2Prepositions establish relationships between objects. Think of prepositions as anything a monkey can do in a tree:Up the tree, down the tree, around the tree, through the branches, between the branches, under the leaves, to the tree, from the tree, by the tree, near the tree, with the tree, beyond the tree.
3Prepositions come in phrases and end with a noun or a pronoun. The only prepositions that don’t work with this “money & tree” rule are except, during, and of.Prepositions come in phrases and end with a noun or a pronoun.Muffy chased the gardener around the house, through the petunias, and into the pool.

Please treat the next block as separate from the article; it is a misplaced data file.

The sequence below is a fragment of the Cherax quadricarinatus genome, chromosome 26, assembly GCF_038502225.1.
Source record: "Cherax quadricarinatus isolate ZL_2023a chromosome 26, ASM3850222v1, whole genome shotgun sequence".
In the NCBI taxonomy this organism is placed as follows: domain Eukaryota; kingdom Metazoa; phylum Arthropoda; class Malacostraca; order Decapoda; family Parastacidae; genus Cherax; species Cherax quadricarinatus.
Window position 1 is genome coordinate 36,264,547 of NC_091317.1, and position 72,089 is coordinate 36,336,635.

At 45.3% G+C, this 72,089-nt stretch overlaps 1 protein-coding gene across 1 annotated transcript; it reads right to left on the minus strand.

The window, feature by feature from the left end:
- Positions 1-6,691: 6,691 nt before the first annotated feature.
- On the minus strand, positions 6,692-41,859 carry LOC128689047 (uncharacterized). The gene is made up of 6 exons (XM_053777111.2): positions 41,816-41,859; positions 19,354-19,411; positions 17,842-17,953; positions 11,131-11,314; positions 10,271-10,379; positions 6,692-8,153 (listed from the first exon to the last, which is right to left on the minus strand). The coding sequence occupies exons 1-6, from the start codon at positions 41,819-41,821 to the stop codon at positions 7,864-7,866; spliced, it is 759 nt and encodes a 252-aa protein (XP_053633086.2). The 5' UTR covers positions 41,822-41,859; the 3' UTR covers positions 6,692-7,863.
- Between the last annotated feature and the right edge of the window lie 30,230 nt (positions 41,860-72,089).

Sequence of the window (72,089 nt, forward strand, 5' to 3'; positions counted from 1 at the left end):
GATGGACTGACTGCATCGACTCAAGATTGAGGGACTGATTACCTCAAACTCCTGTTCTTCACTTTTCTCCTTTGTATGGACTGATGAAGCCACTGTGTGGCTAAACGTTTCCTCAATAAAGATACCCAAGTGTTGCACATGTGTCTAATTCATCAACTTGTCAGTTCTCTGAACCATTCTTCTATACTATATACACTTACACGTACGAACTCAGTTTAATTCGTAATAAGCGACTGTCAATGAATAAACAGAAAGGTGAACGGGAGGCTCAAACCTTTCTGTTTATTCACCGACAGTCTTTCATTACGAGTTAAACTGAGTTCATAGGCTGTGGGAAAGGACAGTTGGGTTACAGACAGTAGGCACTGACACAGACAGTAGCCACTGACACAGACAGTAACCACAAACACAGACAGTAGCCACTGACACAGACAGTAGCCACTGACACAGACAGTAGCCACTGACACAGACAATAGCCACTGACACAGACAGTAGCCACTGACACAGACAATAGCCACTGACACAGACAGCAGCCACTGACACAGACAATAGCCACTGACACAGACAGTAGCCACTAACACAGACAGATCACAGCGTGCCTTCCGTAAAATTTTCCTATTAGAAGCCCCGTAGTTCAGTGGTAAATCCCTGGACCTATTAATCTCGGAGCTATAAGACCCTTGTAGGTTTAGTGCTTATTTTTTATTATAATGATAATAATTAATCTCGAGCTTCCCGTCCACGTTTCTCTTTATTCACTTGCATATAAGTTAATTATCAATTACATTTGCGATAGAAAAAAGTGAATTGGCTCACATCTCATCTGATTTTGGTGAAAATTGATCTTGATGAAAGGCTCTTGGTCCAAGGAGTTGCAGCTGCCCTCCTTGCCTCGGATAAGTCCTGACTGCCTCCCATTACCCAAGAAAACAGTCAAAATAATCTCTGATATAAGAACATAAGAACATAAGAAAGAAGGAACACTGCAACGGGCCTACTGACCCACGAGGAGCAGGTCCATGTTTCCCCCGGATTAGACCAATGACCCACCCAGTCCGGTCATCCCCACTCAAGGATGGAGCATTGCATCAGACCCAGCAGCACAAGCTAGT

4Prepositional phrases can have adjectives: Luther accidentally stepped on a long black red and yellow snake.My house is the one with the hideous bright blue paint job.
5Caution! Don’t mistake an infinitive verb for a prepositional phrase. An infinitive verb begins with “to” and ends with a verbA prepositional phrase ends with a noun or pronoun.
6For example . . . . Prepositional phrases: Infinitive phrases: I’m going to the mall this weekend.The flight to Las Vegas was bumpy.Infinitive phrases:I have much work to do.Sheila has decided to quit her job.
7Let’s practice identifying prepositional phrases. Click on the prepositional phrase.Lucas was daydreaming of his next surfing vacation.